It is too early to jump to conclusions and assign names like this. It is not like mixing some masala and asking for customer opinion in minutes or hours. Even a decent affordable housing project should take 0.5 to 1 year to get the project right (at least at the start) and then it will go into execution mode which includes paper work, actual construction, marketing, sales and finally success. For all the developers getting the cost right, particularly to cut various costs by doing pre-fab, using certain standard constructs and thus driving down the cost from every angle is the most important aspect. The outcomes will be visible 2-3 years from the start.
And do note that not everyone will succeed and get it right, probably few projects down the line they may get it right. So sticking to a good developer who is able to afford the setback and lend him is the game. I think Kushru Jijina has articluated it very well at the Piramal Housing launch con call. So we have to keep that in mind.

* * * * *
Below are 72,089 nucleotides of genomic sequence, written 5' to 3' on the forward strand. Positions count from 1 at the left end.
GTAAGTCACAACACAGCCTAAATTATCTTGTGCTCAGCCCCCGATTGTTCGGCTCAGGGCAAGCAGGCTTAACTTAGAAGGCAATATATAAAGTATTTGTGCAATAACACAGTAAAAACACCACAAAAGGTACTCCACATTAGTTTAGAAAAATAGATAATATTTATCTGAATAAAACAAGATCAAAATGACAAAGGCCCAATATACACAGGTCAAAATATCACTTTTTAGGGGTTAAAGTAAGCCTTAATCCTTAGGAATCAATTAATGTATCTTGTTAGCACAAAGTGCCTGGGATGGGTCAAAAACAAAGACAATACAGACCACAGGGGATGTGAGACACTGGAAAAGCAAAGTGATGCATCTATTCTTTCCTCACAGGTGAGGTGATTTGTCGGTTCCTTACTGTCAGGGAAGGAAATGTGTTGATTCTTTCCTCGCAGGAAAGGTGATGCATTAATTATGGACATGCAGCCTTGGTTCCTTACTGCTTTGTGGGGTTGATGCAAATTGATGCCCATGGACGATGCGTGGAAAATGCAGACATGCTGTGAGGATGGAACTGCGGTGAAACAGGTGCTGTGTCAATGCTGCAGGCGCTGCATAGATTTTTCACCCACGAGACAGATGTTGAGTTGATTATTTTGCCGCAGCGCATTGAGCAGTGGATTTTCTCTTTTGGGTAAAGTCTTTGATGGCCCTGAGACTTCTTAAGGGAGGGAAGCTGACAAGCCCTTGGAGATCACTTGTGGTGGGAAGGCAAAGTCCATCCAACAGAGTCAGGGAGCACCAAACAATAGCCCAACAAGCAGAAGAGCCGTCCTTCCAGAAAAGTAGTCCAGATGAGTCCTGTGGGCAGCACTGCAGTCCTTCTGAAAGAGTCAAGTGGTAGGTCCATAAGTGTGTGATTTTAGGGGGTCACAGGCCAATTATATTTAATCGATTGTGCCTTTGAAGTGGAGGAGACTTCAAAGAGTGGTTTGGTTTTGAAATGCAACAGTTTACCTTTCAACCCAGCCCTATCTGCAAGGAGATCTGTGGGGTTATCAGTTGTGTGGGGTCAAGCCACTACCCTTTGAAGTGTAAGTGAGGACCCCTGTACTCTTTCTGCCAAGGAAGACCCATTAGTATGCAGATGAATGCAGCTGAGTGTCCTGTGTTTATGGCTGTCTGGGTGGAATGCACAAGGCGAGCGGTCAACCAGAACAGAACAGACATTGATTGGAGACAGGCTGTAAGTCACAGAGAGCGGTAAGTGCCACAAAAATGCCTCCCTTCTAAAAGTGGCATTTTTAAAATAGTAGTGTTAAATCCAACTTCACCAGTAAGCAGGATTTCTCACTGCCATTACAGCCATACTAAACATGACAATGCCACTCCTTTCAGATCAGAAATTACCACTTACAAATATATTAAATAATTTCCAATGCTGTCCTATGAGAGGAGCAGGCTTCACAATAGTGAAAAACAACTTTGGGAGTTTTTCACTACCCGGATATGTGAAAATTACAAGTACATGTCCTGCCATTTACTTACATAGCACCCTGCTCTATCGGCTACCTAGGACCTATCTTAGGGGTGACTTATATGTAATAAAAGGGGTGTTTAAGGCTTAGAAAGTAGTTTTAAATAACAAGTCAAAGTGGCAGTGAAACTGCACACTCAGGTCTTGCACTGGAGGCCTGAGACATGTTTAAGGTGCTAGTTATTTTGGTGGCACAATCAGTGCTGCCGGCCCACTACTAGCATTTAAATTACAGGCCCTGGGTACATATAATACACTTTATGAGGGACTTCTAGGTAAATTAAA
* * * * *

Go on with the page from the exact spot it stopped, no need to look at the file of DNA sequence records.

Another statistic revealed by Sanjay Gupta was an average housing loan in India runs for 83 months (7 yrs) and a LAP runs for 60 months (5 yrs) and construction finance 28-32 months (3 yrs). By end FY19 (3-4 qtrs from now) and FY20 onward you can see lots of affordable projects being marketed and sold in the market. So for affordable housing the current opportunity lies in construction finance for every lender. Those who calculate the risk involved in each of the project and price it appropriately will be the winners.
In this regard, PEL management has articulated that they have ability to structure the deals such that, bring in equity or debt during the early stages, doing pre-construction financing, switching over to constrution financing and finally tapping the end customers also to get into housing loans or LRD’s. Thus in all stages they partner with the developer and provide value to him including the use of their Brickex platform. That means a project developer gets PEL more as a partner cum lender than as pure lender.
Yes there are unknown risks, but Kushru has pointed out how the NPA’s has gone down over the years while they have continued to expand their financing capabilities. GNPA of 0.4% is an outcome of what the management says.